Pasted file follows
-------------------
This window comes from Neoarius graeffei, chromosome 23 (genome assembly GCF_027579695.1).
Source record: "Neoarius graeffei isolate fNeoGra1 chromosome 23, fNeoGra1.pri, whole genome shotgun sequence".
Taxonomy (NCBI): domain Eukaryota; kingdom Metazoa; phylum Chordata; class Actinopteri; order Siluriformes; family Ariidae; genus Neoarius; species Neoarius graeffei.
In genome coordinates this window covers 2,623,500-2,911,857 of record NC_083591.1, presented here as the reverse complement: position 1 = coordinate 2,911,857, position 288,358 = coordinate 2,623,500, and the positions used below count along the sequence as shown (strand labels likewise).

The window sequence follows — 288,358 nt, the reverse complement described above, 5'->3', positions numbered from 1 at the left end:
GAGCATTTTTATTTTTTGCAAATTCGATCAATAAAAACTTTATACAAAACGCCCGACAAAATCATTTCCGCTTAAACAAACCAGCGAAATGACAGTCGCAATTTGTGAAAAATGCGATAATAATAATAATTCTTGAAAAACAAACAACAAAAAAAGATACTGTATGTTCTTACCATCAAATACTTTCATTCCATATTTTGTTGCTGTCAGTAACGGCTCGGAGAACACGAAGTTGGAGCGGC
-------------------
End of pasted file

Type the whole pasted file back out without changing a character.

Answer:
This window comes from Neoarius graeffei, chromosome 23 (genome assembly GCF_027579695.1).
Source record: "Neoarius graeffei isolate fNeoGra1 chromosome 23, fNeoGra1.pri, whole genome shotgun sequence".
Taxonomy (NCBI): domain Eukaryota; kingdom Metazoa; phylum Chordata; class Actinopteri; order Siluriformes; family Ariidae; genus Neoarius; species Neoarius graeffei.
In genome coordinates this window covers 2,623,500-2,911,857 of record NC_083591.1, presented here as the reverse complement: position 1 = coordinate 2,911,857, position 288,358 = coordinate 2,623,500, and the positions used below count along the sequence as shown (strand labels likewise).

The window sequence follows — 288,358 nt, the reverse complement described above, 5'->3', positions numbered from 1 at the left end:
GAGCATTTTTATTTTTTGCAAATTCGATCAATAAAAACTTTATACAAAACGCCCGACAAAATCATTTCCGCTTAAACAAACCAGCGAAATGACAGTCGCAATTTGTGAAAAATGCGATAATAATAATAATTCTTGAAAAACAAACAACAAAAAAAGATACTGTATGTTCTTACCATCAAATACTTTCATTCCATATTTTGTTGCTGTCAGTAACGGCTCGGAGAACACGAAGTTGGAGCGGC